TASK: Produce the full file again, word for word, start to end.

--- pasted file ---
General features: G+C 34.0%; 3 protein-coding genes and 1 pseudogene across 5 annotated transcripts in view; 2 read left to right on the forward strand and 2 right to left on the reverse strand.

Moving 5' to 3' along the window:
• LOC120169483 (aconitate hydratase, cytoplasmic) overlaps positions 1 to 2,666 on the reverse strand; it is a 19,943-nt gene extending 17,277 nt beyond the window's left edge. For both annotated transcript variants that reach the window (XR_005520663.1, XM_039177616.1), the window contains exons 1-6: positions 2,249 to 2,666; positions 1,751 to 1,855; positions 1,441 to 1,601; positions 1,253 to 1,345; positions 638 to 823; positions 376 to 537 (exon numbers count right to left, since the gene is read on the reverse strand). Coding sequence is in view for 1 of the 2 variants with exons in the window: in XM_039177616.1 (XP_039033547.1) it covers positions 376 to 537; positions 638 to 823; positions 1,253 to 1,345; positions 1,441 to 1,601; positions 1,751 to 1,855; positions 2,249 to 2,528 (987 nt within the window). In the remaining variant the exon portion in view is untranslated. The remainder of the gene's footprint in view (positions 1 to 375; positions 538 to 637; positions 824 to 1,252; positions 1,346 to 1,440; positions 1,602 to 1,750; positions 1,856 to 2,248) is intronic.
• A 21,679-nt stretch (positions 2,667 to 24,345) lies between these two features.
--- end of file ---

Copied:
General features: G+C 34.0%; 3 protein-coding genes and 1 pseudogene across 5 annotated transcripts in view; 2 read left to right on the forward strand and 2 right to left on the reverse strand.

Moving 5' to 3' along the window:
• LOC120169483 (aconitate hydratase, cytoplasmic) overlaps positions 1 to 2,666 on the reverse strand; it is a 19,943-nt gene extending 17,277 nt beyond the window's left edge. For both annotated transcript variants that reach the window (XR_005520663.1, XM_039177616.1), the window contains exons 1-6: positions 2,249 to 2,666; positions 1,751 to 1,855; positions 1,441 to 1,601; positions 1,253 to 1,345; positions 638 to 823; positions 376 to 537 (exon numbers count right to left, since the gene is read on the reverse strand). Coding sequence is in view for 1 of the 2 variants with exons in the window: in XM_039177616.1 (XP_039033547.1) it covers positions 376 to 537; positions 638 to 823; positions 1,253 to 1,345; positions 1,441 to 1,601; positions 1,751 to 1,855; positions 2,249 to 2,528 (987 nt within the window). In the remaining variant the exon portion in view is untranslated. The remainder of the gene's footprint in view (positions 1 to 375; positions 538 to 637; positions 824 to 1,252; positions 1,346 to 1,440; positions 1,602 to 1,750; positions 1,856 to 2,248) is intronic.
• A 21,679-nt stretch (positions 2,667 to 24,345) lies between these two features.